WASHINGTON -- EMILY’s List, the group that works to elect pro-choice Democratic women to Congress, wants to take Republicans back to school.
The group launched a new campaign Thursday that highlights the GOP's struggle to connect with women voters. Titled "GOP Summer School," the campaign will include lessons, case studies and a curriculum centered on outreach to women. The group is also posting online advertisements that target women activists on social media and online news sites like Jezebel, Cosmopolitan and Refinery 29.
Democrats have sought this year to revive the so-called War on Women strategy, which worked against Republicans in 2012, by focusing on issues like the gender pay gap and access to abortion. In at least 10 races Democratic women are challenging male House Republican incumbents. EMILY's List is backing 42 female candidates at the federal and gubernatorial level this year, and is supporting several high-profile campaigns, such as those of Wendy Davis for Texas governor, Alison Lundergan Grimes for Kentucky's U.S. Senate seat, and the re-election bids of Democratic Sens. Jeanne Shaheen (N.H.) and Kay Hagan (N.C.).
The GOP has tried to fight the perception that it is out of touch with women voters, and has engaged its candidates in sensitivity trainings following the 2012 election, when several Republican candidates lost in part due to comments they made about rape. But recent polling has shown that a majority of women still believe the Republican Party doesn't understand their problems.
EMILY's List communications director Jess McIntosh said that as part of its new campaign, the group hopes to underscore that the Republican message still isn't resonating with women voters because they refuse to change their policies.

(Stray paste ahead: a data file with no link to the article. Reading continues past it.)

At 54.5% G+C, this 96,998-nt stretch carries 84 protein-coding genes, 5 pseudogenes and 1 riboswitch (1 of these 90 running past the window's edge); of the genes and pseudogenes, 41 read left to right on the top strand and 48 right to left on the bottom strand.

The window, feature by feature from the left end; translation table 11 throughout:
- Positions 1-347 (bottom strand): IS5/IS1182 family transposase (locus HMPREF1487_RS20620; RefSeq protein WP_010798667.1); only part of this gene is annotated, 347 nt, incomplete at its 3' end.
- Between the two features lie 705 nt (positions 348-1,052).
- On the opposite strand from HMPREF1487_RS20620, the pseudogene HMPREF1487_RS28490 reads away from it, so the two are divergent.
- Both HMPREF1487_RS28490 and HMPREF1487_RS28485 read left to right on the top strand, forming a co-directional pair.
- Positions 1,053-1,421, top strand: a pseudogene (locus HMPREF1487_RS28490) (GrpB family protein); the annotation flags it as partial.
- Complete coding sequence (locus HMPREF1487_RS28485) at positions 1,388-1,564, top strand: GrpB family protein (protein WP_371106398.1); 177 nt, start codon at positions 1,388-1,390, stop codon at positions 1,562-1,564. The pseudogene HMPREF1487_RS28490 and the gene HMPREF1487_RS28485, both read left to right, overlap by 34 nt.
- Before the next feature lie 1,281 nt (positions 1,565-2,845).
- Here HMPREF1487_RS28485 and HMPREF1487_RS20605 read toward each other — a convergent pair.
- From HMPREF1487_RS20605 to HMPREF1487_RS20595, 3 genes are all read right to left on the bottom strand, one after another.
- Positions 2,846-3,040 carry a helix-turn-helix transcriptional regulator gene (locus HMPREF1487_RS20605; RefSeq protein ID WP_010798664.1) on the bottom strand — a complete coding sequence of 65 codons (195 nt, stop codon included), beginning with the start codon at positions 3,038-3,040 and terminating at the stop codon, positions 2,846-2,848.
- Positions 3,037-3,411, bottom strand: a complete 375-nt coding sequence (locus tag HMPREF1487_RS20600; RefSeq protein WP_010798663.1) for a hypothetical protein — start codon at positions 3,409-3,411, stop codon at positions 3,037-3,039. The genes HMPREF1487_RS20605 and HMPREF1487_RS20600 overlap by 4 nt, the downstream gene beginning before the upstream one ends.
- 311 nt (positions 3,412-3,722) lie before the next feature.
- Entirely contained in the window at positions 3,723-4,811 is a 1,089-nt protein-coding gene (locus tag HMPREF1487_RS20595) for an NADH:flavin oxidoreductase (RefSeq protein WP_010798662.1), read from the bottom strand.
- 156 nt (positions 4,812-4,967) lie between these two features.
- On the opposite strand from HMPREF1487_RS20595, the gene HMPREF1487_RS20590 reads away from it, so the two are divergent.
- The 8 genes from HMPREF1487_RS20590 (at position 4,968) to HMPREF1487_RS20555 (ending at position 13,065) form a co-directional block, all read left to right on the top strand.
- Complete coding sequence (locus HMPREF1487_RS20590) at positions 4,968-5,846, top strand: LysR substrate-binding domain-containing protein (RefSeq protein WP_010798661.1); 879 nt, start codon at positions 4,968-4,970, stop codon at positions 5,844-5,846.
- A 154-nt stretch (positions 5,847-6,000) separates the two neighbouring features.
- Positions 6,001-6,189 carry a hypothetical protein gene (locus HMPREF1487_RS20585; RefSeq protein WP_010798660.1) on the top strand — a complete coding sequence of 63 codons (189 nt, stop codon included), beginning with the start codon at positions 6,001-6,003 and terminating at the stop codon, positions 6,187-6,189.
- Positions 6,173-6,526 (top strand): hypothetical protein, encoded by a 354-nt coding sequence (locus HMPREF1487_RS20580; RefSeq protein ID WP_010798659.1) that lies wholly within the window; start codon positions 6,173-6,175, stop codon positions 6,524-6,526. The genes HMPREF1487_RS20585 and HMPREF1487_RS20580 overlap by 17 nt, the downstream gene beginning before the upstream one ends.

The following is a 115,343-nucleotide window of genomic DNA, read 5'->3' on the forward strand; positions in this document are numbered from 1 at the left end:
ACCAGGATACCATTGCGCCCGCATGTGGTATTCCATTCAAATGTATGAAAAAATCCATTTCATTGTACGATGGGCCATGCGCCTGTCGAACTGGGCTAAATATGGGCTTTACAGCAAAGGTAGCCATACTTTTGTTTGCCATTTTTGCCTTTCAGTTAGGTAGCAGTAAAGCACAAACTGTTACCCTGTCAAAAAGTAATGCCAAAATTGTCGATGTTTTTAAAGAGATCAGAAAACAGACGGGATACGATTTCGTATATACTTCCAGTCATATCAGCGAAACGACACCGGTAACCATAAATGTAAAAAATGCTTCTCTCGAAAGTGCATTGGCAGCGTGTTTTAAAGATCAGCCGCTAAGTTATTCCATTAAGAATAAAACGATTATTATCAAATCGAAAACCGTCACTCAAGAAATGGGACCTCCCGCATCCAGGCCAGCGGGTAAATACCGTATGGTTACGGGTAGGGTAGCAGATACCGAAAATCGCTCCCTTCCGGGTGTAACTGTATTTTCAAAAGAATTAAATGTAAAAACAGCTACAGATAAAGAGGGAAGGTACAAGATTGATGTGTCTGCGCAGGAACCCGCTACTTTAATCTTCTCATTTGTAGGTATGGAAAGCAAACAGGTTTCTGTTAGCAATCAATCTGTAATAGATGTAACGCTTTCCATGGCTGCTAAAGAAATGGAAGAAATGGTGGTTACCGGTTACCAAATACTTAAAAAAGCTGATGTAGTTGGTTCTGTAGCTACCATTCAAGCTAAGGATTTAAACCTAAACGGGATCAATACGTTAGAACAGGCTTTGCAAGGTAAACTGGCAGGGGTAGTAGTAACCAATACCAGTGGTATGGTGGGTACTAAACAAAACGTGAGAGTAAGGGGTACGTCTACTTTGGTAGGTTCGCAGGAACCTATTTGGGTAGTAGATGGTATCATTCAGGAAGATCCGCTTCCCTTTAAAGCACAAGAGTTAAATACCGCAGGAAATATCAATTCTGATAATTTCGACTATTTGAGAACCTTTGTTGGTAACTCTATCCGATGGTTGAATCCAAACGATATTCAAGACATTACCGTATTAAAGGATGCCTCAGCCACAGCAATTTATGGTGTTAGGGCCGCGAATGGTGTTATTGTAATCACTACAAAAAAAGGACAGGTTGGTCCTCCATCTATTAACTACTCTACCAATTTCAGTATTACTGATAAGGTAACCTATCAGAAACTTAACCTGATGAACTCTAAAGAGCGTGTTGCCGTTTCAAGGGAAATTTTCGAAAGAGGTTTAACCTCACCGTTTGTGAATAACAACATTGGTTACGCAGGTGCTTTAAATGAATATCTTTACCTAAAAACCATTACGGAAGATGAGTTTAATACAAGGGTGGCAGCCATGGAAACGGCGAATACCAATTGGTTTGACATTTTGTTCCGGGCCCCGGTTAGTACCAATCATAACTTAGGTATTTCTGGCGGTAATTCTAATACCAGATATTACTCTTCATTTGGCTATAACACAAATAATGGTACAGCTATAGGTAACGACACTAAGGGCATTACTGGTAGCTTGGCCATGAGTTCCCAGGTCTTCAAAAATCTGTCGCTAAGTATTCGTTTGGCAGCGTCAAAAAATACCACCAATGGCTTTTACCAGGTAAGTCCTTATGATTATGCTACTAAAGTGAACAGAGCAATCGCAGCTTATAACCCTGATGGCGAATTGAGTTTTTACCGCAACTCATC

"After more than a year of sensitivity trainings and classes on how not to offend women, it's clear the Republican rebranding effort is a fail," McIntosh said in a statement. "The problem is that no matter how quickly Republicans cram and review their own substance-free PR tactics, their actual agenda gives them very little to work with. From blocking women's access to health care and birth control to working against equal pay for women to opposing an increase in the minimum wage, Republicans are totally out of step with American women."
To further its point, the group is also reminding voters of more recent comments by Republicans, several of whom made headlines during the debate over equal pay. Among them are the head of a Republican political action committee who said women are too "busy" to focus on equal pay, and a Texas GOP chief who suggested that men are better negotiators.
The campaign comes a week after the Supreme Court's ruling that gave certain profit-making corporations the ability to deny employees federally mandated birth control coverage. Congressional Democrats are pushing a legislative fix to reverse the decision and see an opportunity to capitalize on the GOP's support of the ruling.